paint : Java Glossary

Actually do the drawing of some component. Does not erase the background first. The paint routine calls lower level routines paintComponent, paintChildren, printComponent and printChildren. paints are triggered as the spirit moves the native GUI (Graphic User Interface). It may call paint at any time. It may even call your paint routine several times, to paint a single component, each time with a different clipping region.

Anything you paint outside the clipping region will just be ignored. For efficiency, you should make some effort to avoid rendering large amounts of screen real estate outside it.

// Graphics g is passed to your paint as a parameter.
// get x, y, width and height of region we are actually painting
Rectangle r = g.getClipBounds();

Container.paint() only deals with painting the background of the Container. Container. paintComponents() paints each of the contents, and Container. paintAll() paint everything. Container. paintComponents() calls each contained flyweight component’s paint routine in turn. For efficiency, it bypasses the call if the component is definitely outside the clipregion. For heavyweight contained components, the native GUI handles repainting without AWT (Advanced Windowing Toolkit) involvement. Container.update() behaves similarly. If a Component has zero size, paint won’t be called.

You can’t control whether components get painted by overriding paintComponents or paintAll. The components have a repainting life of their own separate from the Container. To hide them you must either remove or setVisible( false );

You might wonder why paint gets passed a Graphics object. Often paint is asked to restore only a small fraction of the entire image, since for example some obscuring window has been removed from a corner of the Component. When scrolling, the paint method needs to paint only a 4-pixel tall sliver of newly emerging material. The rest of the display is generated by bitblt of previously rendered material. The Graphics object has a built-in clip region, describing just the portion that needs to be redrawn. paint also might be called on the to do duty in printing. The AWT needed some easy way to redirect the output of paint from the screen to the printer. The Graphics object parameter does that. Similarly a paint routine might be asked to create an in-RAM non-displayed image that can later be rapidly blasted onto the screen with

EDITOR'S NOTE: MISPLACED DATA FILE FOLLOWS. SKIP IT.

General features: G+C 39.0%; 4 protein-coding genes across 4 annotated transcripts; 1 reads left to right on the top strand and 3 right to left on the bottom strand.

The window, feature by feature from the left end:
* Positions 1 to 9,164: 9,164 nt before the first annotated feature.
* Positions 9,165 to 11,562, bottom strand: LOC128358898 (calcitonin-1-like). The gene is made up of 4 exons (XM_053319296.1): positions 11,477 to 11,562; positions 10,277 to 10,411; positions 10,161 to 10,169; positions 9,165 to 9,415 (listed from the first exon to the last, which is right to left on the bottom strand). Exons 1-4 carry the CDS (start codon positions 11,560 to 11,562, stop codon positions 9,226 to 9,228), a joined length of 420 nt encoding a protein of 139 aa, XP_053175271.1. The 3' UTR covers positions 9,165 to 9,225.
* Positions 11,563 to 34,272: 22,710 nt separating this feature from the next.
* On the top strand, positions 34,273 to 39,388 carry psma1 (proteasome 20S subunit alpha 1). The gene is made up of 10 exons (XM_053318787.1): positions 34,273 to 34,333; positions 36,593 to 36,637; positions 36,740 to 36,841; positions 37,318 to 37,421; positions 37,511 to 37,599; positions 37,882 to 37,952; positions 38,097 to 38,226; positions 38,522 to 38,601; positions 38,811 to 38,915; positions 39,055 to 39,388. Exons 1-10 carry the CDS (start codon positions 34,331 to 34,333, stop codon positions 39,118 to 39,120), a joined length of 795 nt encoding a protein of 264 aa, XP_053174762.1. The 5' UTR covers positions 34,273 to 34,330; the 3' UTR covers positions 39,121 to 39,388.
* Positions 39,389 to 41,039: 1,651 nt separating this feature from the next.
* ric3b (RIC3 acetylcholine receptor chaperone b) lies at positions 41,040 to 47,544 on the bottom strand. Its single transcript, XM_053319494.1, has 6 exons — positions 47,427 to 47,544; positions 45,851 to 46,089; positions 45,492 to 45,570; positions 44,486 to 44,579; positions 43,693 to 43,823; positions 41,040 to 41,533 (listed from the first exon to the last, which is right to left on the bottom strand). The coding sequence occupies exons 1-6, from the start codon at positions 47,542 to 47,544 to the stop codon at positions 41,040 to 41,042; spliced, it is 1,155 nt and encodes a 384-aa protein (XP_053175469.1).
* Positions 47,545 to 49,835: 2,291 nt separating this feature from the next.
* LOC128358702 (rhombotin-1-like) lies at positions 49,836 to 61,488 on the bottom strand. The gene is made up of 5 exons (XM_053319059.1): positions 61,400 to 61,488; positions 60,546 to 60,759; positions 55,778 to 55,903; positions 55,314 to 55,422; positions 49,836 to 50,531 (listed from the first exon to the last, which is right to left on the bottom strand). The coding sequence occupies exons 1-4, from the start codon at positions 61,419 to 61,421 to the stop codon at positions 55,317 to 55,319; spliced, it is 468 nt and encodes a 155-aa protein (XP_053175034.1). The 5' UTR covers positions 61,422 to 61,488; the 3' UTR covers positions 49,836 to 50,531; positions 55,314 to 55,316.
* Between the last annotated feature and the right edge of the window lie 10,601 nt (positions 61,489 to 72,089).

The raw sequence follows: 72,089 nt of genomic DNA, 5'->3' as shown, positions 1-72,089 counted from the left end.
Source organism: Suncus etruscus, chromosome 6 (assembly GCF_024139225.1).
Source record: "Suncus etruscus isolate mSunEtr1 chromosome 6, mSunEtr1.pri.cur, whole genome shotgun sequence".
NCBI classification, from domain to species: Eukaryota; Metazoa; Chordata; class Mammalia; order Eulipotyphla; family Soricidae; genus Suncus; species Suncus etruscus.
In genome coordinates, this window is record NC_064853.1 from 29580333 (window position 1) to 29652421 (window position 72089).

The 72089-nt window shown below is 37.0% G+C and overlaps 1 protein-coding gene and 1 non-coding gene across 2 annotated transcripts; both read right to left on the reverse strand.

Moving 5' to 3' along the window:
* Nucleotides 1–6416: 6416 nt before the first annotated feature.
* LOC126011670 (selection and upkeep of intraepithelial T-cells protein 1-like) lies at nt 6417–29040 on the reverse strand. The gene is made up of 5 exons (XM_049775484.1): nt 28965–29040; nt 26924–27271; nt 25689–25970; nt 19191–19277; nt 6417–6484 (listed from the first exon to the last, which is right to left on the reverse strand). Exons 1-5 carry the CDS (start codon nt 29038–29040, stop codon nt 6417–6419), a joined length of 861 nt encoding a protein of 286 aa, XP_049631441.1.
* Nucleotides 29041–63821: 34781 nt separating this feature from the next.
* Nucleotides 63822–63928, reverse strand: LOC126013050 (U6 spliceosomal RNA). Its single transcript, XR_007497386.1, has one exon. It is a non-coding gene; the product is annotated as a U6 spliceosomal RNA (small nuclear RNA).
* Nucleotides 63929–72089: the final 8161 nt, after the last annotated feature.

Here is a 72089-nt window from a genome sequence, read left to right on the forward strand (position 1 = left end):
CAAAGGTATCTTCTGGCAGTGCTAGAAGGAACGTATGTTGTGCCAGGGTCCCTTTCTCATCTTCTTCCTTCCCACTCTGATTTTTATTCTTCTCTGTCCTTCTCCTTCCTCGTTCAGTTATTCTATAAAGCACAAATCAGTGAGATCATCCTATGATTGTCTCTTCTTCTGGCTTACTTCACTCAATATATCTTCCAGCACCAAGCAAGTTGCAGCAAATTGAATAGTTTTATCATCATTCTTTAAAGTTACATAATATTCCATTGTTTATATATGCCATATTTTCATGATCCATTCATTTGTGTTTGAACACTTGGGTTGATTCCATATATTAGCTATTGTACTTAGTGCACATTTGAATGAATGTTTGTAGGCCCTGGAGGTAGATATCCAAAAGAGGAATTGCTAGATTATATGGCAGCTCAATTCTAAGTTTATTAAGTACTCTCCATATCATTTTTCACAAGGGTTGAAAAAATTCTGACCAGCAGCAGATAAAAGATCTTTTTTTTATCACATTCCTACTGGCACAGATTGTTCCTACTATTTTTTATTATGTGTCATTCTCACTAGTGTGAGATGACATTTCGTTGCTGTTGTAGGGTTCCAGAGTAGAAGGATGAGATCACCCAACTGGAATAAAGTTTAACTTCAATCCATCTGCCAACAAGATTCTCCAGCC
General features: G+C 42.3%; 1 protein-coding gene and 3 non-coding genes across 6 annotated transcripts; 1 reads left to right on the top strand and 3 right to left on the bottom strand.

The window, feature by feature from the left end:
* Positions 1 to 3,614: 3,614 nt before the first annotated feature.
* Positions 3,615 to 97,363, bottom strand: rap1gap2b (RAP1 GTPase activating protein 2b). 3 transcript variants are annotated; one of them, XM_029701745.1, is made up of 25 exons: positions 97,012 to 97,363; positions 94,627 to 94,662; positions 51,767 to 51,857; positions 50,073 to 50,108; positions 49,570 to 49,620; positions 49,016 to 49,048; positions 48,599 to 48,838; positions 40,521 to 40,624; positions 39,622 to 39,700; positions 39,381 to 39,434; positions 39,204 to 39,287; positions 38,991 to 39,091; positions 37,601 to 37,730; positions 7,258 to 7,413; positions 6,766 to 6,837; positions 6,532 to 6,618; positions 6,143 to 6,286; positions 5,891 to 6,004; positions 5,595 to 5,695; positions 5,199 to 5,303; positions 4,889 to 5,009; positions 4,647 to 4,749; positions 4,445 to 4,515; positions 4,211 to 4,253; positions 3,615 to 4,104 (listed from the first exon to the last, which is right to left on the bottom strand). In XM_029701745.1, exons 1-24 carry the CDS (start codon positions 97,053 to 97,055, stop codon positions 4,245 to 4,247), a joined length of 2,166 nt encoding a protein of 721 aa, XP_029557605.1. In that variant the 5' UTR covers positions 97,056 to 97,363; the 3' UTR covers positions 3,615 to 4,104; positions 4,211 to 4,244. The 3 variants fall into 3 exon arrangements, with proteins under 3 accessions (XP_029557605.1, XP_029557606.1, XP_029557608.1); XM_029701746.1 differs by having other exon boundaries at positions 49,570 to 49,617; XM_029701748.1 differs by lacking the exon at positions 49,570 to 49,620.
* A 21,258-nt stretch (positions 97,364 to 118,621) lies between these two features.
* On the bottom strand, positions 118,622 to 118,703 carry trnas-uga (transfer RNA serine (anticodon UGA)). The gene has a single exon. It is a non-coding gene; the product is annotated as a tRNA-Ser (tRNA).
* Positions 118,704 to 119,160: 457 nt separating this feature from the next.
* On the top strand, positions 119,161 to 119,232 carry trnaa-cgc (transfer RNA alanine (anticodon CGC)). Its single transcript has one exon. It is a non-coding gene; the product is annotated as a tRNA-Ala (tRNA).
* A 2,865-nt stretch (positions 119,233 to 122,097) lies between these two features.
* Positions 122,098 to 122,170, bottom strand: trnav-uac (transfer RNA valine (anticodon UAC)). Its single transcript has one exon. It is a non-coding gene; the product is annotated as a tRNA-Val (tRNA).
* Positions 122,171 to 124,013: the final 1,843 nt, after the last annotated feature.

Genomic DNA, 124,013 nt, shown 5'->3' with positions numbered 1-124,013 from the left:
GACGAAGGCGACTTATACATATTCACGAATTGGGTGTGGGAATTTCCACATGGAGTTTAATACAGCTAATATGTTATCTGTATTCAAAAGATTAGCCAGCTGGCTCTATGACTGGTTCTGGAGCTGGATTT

g.drawImage( img, x, y, this );

In animation, there are two kinds of repaint requests, ones you create to ask paint to do the next animation frame, which may require only a minor touch up of the image, or perhaps scrolling it a pixel, and ones from the operating system, required because your component that was occluded has just been uncovered, and require a complete paint of the component from scratch. How do you tell them apart? You can set some boolean in the component for paint to examine. Further, paint can check that g.getClipBounds().equals(new Rectangle(this.getSize())) indicating a request to paint the entire image. The alternative for animation is to abandon the repaint mechanism and paint yourself directly with Component.getGraphics.


In Java version 1.2 or later with Swing, override JComponent. paintComponent instead of paint. You may or may not want to call super. paintComponent. You want to explicitly set the opacity with setOpaque( true ); It is often easier just to try all four possibilities of calling/not calling super. paintComponent or not and setOpaque( true/false ) to see the effects than try to reason it out.

JPanel.paintComponent() just paints the JPanel’s content, the JPanel component itself. JPanel.paint () paints the panel, the panel’s children and the border.

Whenever you override paint or paintComponent, chances are you also need to implement getMinimumSize, getMaximumSize and getPreferredSize. I have found this more reliable than using the new setMinimumSize etc. methods. If you don’t, you will usually find your Component squeezed down to 0 × 0 pixels.


paintImmediately(Rectangle r) is a tool you can use sparingly in Swing. It calls your own paint method immediately and makes it refresh that rectangle. You don’t override it. You call it to bypass waiting for the repaint queue logic.


For games, you need high speed painting, and you are typically willing to go to any lengths to get it. Some of the techniques you can use are FSEM and VolatileImage. There you may setIgnoreRepaint( true ) and manually schedule all your repainting.

Learning More

Oracle’s Javadoc on paint package : available:

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